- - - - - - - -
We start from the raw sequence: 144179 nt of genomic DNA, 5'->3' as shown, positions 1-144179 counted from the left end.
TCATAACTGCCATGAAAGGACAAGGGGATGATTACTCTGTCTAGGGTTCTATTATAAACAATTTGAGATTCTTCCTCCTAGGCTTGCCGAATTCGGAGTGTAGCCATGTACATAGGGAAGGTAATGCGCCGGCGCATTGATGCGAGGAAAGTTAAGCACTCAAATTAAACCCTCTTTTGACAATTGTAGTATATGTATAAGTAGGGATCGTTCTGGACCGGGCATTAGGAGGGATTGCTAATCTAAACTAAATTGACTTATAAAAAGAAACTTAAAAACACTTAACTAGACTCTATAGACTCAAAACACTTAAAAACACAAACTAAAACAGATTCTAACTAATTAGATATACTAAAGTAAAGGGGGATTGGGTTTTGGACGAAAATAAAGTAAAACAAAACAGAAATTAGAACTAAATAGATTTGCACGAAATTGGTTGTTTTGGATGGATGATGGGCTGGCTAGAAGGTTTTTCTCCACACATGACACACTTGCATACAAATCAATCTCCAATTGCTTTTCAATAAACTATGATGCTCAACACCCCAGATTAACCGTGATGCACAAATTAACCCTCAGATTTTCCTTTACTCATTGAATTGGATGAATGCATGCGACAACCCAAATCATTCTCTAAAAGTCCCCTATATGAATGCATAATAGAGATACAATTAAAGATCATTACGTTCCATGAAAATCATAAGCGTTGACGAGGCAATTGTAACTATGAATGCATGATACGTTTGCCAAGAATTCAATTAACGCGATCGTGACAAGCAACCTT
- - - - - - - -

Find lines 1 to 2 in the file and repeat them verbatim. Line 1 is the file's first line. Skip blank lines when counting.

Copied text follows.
We start from the raw sequence: 144179 nt of genomic DNA, 5'->3' as shown, positions 1-144179 counted from the left end.
TCATAACTGCCATGAAAGGACAAGGGGATGATTACTCTGTCTAGGGTTCTATTATAAACAATTTGAGATTCTTCCTCCTAGGCTTGCCGAATTCGGAGTGTAGCCATGTACATAGGGAAGGTAATGCGCCGGCGCATTGATGCGAGGAAAGTTAAGCACTCAAATTAAACCCTCTTTTGACAATTGTAGTATATGTATAAGTAGGGATCGTTCTGGACCGGGCATTAGGAGGGATTGCTAATCTAAACTAAATTGACTTATAAAAAGAAACTTAAAAACACTTAACTAGACTCTATAGACTCAAAACACTTAAAAACACAAACTAAAACAGATTCTAACTAATTAGATATACTAAAGTAAAGGGGGATTGGGTTTTGGACGAAAATAAAGTAAAACAAAACAGAAATTAGAACTAAATAGATTTGCACGAAATTGGTTGTTTTGGATGGATGATGGGCTGGCTAGAAGGTTTTTCTCCACACATGACACACTTGCATACAAATCAATCTCCAATTGCTTTTCAATAAACTATGATGCTCAACACCCCAGATTAACCGTGATGCACAAATTAACCCTCAGATTTTCCTTTACTCATTGAATTGGATGAATGCATGCGACAACCCAAATCATTCTCTAAAAGTCCCCTATATGAATGCATAATAGAGATACAATTAAAGATCATTACGTTCCATGAAAATCATAAGCGTTGACGAGGCAATTGTAACTATGAATGCATGATACGTTTGCCAAGAATTCAATTAACGCGATCGTGACAAGCAACCTT